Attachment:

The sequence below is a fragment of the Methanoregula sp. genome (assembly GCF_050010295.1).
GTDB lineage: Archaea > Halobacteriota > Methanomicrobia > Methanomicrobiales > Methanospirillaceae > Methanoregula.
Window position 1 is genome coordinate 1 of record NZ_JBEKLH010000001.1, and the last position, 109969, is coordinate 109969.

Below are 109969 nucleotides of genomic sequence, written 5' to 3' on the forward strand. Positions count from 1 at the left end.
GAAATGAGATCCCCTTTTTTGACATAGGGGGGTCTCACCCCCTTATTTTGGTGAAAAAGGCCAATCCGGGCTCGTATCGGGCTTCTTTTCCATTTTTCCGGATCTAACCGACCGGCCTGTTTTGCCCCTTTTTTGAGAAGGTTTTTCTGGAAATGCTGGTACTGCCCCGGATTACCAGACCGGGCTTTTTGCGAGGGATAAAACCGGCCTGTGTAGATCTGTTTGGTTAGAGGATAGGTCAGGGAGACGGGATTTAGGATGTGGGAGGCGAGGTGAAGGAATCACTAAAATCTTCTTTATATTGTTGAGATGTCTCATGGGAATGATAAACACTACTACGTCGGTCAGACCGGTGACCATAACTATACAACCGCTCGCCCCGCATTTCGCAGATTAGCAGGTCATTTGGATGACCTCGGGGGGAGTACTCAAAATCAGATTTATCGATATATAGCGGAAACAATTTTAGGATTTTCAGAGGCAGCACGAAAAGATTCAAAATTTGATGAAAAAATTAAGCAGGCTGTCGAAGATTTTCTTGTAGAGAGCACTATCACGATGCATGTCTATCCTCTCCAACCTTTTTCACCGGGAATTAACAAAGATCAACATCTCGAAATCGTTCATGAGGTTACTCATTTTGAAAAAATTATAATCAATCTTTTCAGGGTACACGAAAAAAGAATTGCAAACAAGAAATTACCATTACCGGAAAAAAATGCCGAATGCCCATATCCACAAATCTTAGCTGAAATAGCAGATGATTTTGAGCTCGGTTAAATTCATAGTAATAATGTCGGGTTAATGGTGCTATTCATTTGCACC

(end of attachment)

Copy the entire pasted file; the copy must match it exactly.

The sequence below is a fragment of the Methanoregula sp. genome (assembly GCF_050010295.1).
GTDB lineage: Archaea > Halobacteriota > Methanomicrobia > Methanomicrobiales > Methanospirillaceae > Methanoregula.
Window position 1 is genome coordinate 1 of record NZ_JBEKLH010000001.1, and the last position, 109969, is coordinate 109969.

Below are 109969 nucleotides of genomic sequence, written 5' to 3' on the forward strand. Positions count from 1 at the left end.
GAAATGAGATCCCCTTTTTTGACATAGGGGGGTCTCACCCCCTTATTTTGGTGAAAAAGGCCAATCCGGGCTCGTATCGGGCTTCTTTTCCATTTTTCCGGATCTAACCGACCGGCCTGTTTTGCCCCTTTTTTGAGAAGGTTTTTCTGGAAATGCTGGTACTGCCCCGGATTACCAGACCGGGCTTTTTGCGAGGGATAAAACCGGCCTGTGTAGATCTGTTTGGTTAGAGGATAGGTCAGGGAGACGGGATTTAGGATGTGGGAGGCGAGGTGAAGGAATCACTAAAATCTTCTTTATATTGTTGAGATGTCTCATGGGAATGATAAACACTACTACGTCGGTCAGACCGGTGACCATAACTATACAACCGCTCGCCCCGCATTTCGCAGATTAGCAGGTCATTTGGATGACCTCGGGGGGAGTACTCAAAATCAGATTTATCGATATATAGCGGAAACAATTTTAGGATTTTCAGAGGCAGCACGAAAAGATTCAAAATTTGATGAAAAAATTAAGCAGGCTGTCGAAGATTTTCTTGTAGAGAGCACTATCACGATGCATGTCTATCCTCTCCAACCTTTTTCACCGGGAATTAACAAAGATCAACATCTCGAAATCGTTCATGAGGTTACTCATTTTGAAAAAATTATAATCAATCTTTTCAGGGTACACGAAAAAAGAATTGCAAACAAGAAATTACCATTACCGGAAAAAAATGCCGAATGCCCATATCCACAAATCTTAGCTGAAATAGCAGATGATTTTGAGCTCGGTTAAATTCATAGTAATAATGTCGGGTTAATGGTGCTATTCATTTGCACC